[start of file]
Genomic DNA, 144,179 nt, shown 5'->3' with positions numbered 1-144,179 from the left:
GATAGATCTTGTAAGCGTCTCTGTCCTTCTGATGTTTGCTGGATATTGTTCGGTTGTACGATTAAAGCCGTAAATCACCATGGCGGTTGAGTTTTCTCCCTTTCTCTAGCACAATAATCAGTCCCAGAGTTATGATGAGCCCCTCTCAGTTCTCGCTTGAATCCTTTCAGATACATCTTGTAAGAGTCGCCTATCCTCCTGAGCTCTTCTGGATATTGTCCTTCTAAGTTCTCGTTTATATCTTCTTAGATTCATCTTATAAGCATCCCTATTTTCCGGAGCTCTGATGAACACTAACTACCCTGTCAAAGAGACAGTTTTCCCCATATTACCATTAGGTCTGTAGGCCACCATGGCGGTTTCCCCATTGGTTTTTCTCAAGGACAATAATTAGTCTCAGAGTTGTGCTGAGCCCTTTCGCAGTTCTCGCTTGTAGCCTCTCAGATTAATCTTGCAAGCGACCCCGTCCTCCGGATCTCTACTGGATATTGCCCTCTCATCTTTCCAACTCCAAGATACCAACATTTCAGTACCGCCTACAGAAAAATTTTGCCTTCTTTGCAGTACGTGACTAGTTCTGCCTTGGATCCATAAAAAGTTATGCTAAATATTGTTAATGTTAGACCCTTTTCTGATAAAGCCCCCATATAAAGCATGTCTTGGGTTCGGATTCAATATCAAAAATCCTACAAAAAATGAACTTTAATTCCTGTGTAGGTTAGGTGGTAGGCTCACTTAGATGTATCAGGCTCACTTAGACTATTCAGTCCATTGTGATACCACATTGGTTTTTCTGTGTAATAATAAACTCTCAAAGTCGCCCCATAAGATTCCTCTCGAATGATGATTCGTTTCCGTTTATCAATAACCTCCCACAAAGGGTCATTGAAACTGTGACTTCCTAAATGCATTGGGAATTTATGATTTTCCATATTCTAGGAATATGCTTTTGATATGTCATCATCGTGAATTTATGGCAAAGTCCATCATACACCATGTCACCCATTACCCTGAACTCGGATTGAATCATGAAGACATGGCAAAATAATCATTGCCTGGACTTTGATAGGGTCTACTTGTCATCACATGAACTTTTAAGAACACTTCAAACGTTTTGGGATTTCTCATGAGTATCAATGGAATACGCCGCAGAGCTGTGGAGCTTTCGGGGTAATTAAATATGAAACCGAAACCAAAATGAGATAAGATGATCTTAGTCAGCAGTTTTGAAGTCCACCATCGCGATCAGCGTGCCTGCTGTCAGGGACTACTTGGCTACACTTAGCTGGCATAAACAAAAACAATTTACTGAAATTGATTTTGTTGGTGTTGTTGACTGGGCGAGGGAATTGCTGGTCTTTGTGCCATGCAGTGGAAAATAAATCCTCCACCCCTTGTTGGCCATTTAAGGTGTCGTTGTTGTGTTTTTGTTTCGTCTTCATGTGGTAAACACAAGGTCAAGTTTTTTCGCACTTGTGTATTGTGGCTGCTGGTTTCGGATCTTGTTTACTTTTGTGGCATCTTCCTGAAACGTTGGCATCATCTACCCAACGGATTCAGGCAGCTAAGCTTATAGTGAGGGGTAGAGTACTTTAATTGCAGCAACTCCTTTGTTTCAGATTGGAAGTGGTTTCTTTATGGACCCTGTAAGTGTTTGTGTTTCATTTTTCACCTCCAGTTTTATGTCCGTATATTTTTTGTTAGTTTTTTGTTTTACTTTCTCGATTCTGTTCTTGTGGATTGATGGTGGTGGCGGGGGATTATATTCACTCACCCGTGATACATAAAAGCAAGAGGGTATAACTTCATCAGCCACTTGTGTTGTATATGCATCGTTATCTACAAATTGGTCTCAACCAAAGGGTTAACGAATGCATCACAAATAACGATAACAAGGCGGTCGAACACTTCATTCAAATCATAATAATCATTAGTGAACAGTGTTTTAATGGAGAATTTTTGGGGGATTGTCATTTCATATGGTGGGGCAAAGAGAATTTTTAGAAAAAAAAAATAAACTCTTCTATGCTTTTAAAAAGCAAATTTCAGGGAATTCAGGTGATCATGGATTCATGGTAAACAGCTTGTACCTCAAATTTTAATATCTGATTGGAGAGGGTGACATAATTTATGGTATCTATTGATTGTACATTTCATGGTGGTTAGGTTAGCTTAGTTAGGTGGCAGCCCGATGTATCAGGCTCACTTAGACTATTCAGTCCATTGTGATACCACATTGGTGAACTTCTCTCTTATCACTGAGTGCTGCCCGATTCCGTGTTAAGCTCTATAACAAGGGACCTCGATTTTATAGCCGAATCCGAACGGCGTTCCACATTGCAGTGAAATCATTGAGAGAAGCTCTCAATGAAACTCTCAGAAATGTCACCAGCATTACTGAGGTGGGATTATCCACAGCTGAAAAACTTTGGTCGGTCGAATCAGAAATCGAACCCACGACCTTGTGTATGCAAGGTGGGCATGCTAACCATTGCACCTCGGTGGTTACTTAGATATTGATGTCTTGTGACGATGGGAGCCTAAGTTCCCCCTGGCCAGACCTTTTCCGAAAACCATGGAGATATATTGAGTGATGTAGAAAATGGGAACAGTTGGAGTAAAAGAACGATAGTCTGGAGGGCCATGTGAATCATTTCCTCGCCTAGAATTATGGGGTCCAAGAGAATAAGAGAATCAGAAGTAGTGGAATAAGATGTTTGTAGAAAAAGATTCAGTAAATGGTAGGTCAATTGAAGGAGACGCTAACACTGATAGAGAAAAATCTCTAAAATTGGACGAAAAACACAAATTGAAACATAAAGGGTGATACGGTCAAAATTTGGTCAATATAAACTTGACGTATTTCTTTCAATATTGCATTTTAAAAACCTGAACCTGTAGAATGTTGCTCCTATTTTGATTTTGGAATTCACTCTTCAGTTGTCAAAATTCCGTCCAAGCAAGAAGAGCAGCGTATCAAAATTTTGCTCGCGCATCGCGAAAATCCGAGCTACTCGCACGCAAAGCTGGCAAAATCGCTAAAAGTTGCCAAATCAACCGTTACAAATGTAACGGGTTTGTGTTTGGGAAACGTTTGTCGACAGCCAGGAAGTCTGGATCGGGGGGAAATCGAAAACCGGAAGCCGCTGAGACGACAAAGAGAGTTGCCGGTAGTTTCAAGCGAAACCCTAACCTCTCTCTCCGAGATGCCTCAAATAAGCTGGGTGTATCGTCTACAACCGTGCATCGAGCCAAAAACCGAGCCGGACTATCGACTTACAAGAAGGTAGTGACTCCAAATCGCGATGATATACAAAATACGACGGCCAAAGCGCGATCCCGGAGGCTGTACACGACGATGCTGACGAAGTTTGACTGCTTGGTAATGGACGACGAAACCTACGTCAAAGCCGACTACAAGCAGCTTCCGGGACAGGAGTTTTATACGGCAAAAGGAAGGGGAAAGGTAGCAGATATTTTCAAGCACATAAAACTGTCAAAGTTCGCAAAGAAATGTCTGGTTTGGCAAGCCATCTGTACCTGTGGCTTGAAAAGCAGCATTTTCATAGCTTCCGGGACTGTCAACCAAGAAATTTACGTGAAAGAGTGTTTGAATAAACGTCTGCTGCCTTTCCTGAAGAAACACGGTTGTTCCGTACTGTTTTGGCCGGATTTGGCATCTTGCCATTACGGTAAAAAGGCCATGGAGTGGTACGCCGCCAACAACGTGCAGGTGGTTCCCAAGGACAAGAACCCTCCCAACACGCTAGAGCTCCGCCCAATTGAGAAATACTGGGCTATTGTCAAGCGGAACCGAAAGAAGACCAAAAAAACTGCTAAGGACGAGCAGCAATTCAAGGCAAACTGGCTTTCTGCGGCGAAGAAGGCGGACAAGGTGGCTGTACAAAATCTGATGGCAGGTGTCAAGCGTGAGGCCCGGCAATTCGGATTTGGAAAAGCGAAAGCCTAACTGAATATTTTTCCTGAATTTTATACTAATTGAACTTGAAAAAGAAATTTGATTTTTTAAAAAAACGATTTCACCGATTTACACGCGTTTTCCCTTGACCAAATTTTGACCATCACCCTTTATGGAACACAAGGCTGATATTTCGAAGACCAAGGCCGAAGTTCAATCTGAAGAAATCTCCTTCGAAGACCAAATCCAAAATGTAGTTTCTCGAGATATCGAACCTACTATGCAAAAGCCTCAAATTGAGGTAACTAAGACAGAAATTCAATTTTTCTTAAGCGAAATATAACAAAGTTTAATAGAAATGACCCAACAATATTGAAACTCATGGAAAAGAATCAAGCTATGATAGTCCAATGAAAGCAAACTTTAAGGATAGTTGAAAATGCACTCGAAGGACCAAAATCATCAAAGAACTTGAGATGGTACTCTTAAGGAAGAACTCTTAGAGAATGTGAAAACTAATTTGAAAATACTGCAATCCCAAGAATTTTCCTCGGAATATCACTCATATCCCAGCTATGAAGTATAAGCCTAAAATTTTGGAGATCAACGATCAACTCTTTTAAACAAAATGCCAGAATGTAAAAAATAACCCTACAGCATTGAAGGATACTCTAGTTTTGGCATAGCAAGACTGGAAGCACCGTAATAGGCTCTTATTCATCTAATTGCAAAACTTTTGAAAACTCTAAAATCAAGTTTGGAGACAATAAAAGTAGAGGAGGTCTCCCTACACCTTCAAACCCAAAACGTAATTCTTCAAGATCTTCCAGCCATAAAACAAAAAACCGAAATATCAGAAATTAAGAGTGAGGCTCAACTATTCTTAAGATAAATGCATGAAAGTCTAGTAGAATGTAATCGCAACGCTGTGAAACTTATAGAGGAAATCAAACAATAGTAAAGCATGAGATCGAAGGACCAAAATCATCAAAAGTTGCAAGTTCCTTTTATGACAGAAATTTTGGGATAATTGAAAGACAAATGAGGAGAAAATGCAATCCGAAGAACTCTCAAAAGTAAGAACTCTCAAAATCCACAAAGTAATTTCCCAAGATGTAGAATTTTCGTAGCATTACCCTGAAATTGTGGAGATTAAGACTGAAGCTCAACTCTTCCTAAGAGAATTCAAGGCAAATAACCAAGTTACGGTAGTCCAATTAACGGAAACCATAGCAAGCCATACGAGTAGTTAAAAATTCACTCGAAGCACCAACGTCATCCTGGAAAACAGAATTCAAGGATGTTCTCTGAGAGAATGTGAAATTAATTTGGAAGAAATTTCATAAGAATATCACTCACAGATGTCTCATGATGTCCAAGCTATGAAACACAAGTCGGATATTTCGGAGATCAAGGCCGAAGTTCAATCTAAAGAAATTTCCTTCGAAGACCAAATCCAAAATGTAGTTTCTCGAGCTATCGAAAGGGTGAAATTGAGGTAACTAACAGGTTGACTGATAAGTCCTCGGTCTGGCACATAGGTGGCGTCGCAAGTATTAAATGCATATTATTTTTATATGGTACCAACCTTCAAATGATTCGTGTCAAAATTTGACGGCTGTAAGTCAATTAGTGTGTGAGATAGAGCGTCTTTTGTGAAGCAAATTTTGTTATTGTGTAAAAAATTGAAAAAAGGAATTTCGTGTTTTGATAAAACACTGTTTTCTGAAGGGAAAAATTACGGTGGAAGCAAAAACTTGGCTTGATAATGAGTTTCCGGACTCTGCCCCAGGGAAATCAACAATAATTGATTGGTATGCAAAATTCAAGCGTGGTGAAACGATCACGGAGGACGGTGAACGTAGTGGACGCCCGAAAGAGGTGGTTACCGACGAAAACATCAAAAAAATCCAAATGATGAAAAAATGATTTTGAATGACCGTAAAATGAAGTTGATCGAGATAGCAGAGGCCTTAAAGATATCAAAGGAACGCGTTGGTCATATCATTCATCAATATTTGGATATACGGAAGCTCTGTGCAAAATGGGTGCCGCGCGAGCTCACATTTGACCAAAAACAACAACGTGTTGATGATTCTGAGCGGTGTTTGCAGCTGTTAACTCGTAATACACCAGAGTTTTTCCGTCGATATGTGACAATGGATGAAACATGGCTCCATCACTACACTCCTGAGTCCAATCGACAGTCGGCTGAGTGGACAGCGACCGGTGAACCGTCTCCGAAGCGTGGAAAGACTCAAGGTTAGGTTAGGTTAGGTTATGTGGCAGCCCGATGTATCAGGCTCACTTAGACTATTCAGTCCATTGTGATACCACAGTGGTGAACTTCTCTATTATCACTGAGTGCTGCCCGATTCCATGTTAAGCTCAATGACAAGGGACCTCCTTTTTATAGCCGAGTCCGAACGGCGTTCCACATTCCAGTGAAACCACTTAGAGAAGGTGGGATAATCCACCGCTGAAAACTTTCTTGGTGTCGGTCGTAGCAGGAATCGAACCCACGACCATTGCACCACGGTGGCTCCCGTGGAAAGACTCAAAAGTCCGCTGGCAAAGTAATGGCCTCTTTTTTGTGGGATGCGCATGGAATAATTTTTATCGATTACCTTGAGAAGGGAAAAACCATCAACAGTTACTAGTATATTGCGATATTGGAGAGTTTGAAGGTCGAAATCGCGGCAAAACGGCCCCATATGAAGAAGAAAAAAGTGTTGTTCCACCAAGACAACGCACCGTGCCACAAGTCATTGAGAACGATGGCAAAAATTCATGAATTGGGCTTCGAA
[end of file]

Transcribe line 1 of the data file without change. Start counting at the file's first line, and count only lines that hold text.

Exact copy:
Genomic DNA, 144,179 nt, shown 5'->3' with positions numbered 1-144,179 from the left: